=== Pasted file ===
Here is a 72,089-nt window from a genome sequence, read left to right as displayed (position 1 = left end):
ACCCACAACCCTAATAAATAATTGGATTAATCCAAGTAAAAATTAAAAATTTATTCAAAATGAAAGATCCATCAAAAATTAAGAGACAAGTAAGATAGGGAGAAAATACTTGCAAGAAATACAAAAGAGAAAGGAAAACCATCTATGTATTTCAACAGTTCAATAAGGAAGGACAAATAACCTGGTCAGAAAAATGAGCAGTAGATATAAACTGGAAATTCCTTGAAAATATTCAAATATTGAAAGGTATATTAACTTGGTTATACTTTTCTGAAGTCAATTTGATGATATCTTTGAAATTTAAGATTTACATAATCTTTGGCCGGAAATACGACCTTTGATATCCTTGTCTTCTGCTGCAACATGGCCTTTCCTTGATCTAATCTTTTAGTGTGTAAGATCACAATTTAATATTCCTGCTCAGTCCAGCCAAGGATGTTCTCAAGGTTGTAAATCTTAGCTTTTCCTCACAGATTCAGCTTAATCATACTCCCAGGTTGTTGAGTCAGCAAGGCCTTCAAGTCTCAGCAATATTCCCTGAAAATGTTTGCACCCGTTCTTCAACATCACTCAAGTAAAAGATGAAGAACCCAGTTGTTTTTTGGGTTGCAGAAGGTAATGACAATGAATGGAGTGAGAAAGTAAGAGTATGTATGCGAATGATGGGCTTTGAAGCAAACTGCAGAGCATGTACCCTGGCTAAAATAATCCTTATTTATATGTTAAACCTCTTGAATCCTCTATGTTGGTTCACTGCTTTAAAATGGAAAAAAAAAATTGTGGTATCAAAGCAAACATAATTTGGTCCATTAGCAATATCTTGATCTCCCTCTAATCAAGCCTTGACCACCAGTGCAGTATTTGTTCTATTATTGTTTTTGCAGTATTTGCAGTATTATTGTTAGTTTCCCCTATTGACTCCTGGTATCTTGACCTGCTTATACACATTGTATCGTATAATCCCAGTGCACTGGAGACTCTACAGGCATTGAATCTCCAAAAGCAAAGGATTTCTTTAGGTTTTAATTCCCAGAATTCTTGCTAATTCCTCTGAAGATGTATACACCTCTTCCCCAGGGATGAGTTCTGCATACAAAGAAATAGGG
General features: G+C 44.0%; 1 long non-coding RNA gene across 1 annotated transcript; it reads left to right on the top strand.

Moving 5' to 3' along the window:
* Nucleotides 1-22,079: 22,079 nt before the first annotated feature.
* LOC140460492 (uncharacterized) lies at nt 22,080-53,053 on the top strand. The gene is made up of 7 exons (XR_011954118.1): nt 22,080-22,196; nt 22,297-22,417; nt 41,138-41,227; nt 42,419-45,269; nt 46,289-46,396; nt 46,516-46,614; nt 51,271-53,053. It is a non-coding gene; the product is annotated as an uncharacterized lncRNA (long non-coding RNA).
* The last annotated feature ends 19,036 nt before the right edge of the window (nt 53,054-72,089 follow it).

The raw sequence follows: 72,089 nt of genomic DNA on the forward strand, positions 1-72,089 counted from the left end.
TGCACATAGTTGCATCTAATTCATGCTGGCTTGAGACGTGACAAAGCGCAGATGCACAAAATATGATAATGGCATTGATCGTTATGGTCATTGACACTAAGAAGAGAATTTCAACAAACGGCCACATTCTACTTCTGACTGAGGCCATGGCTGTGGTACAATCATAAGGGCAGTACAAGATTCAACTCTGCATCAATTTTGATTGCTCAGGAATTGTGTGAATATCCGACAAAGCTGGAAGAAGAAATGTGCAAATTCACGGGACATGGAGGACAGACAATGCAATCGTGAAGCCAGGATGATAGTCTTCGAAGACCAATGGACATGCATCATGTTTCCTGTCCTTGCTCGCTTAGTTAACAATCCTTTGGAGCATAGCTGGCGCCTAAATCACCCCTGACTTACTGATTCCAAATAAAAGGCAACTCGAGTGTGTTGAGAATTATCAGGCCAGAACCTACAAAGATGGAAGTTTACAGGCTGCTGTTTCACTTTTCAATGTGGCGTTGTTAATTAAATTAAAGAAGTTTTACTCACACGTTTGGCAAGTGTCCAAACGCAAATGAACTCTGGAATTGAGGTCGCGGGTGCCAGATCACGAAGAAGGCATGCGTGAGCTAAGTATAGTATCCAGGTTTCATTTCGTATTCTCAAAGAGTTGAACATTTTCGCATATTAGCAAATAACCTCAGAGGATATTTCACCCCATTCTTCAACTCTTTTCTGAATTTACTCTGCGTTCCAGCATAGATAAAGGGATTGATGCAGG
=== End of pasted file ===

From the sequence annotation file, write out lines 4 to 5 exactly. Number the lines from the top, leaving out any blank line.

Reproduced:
Moving 5' to 3' along the window:
* Nucleotides 1-22,079: 22,079 nt before the first annotated feature.